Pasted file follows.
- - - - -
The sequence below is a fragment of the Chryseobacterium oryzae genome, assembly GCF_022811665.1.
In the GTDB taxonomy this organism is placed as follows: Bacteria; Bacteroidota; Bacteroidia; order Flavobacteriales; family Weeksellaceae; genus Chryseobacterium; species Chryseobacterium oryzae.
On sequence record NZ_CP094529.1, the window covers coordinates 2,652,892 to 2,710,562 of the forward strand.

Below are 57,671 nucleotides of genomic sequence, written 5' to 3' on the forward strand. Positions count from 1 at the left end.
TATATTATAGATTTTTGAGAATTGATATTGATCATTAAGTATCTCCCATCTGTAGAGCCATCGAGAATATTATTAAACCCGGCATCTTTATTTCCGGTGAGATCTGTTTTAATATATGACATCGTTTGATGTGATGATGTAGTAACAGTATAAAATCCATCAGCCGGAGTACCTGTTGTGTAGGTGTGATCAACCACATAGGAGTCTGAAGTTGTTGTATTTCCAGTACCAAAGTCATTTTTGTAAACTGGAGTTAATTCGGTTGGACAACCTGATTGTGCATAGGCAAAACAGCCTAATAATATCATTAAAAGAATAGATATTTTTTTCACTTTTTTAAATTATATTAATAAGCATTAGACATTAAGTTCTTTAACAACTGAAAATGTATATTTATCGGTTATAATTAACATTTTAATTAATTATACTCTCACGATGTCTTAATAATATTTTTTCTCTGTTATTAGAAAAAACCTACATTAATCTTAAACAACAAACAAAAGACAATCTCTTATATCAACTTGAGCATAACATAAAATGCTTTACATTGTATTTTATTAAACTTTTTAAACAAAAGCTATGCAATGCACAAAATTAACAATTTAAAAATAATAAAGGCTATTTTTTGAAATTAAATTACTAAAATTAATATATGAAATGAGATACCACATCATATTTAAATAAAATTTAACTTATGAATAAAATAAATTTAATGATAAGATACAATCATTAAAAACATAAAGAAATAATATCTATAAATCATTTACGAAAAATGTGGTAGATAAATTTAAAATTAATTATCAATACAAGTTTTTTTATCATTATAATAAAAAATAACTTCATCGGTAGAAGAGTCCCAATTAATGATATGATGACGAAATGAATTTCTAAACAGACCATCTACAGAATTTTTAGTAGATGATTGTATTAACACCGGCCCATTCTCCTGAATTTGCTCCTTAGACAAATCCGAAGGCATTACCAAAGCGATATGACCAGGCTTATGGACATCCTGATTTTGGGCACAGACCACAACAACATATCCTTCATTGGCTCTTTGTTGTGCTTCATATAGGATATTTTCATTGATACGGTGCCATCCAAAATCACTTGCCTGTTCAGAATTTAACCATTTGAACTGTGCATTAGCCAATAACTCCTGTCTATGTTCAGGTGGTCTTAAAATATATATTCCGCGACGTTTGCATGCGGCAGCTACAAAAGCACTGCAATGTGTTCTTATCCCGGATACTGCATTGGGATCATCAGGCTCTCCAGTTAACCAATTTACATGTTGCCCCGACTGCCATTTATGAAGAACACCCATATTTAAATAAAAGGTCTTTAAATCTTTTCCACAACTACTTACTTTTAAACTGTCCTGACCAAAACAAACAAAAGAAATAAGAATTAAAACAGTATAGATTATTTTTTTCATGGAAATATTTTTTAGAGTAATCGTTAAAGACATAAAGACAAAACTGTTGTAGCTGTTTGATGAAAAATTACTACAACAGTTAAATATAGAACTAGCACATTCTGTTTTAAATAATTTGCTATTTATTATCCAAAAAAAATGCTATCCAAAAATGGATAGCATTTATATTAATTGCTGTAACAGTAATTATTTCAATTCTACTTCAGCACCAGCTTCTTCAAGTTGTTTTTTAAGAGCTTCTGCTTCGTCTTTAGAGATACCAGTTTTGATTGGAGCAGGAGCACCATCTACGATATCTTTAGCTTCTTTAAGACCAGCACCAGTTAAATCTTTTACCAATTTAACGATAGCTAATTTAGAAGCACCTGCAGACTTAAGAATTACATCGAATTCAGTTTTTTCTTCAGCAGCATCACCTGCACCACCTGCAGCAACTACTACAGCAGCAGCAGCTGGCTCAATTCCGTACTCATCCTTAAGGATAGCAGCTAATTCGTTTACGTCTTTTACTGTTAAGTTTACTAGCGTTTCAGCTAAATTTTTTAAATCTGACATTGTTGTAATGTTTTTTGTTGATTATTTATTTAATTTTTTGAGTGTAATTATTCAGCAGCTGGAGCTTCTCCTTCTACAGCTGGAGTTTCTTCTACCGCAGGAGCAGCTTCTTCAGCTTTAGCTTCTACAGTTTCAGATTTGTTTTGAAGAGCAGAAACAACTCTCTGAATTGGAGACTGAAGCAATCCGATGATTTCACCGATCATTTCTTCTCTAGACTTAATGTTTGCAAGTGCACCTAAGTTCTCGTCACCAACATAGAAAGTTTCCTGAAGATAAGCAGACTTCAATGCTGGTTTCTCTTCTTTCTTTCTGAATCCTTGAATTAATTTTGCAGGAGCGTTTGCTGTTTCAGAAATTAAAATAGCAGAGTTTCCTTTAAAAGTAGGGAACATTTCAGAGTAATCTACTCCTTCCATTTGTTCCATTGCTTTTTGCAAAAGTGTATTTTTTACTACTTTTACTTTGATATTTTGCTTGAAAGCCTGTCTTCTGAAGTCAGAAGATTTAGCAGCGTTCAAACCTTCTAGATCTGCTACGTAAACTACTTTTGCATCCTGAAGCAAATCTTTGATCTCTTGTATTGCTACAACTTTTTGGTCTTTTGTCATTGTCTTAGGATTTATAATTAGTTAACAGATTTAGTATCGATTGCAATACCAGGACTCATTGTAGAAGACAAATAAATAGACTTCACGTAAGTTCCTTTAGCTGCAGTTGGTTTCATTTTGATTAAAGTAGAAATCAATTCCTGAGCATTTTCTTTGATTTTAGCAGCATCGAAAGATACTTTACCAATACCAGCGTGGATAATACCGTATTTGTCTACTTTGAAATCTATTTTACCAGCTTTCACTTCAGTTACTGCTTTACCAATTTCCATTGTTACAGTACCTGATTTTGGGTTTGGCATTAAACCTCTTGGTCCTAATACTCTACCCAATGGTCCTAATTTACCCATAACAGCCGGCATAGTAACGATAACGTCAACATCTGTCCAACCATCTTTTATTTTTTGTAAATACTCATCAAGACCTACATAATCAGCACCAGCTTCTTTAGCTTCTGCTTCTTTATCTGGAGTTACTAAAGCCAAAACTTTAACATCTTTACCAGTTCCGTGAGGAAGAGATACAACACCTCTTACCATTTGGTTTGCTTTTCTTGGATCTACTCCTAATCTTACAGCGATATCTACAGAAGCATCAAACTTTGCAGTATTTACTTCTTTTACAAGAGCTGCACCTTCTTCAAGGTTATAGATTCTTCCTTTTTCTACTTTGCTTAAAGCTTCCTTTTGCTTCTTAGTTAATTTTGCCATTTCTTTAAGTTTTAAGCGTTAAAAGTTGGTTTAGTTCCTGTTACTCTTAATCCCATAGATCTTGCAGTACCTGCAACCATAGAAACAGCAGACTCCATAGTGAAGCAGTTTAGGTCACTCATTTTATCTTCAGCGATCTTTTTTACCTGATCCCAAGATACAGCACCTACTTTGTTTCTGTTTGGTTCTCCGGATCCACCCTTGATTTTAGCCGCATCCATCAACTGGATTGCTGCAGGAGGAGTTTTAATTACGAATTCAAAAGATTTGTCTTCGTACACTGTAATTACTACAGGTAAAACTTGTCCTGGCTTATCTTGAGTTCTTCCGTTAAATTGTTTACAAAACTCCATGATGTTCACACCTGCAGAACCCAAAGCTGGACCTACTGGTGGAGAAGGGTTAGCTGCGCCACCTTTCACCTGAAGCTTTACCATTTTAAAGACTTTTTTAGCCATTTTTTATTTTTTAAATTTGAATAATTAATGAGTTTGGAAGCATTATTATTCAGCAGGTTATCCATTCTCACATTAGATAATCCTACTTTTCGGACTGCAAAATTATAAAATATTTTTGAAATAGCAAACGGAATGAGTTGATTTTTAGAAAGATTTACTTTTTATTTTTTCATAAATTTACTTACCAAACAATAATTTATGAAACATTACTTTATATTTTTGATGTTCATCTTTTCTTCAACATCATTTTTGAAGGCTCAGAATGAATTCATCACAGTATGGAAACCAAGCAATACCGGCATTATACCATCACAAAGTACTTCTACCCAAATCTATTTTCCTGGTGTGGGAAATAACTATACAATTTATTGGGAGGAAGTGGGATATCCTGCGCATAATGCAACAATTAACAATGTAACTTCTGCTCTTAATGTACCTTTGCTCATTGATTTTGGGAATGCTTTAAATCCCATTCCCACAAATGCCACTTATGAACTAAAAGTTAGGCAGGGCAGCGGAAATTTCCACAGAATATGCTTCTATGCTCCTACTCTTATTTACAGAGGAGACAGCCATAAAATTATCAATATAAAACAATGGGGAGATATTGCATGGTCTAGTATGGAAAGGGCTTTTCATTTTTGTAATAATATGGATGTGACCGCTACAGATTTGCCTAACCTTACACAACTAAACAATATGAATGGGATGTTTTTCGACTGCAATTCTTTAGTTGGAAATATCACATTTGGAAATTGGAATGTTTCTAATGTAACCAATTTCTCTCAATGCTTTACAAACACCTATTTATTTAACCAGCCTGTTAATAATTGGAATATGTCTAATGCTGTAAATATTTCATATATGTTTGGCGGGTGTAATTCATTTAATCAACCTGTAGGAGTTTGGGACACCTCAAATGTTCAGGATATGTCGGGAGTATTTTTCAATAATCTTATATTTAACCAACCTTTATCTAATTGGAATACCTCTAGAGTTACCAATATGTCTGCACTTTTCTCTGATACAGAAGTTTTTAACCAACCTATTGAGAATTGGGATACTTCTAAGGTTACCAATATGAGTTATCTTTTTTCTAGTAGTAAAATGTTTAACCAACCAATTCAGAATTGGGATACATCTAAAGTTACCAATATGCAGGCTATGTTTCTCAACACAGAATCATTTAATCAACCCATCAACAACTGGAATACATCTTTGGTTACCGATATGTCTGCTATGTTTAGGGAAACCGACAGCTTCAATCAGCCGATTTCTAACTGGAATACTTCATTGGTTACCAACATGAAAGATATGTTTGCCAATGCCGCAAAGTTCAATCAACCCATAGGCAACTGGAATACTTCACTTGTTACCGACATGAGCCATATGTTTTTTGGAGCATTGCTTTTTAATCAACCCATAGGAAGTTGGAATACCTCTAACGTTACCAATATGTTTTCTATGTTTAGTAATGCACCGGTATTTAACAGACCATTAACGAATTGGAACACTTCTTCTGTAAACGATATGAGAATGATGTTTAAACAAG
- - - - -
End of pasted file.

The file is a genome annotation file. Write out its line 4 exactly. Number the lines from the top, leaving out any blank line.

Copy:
Below are 57,671 nucleotides of genomic sequence, written 5' to 3' on the forward strand. Positions count from 1 at the left end.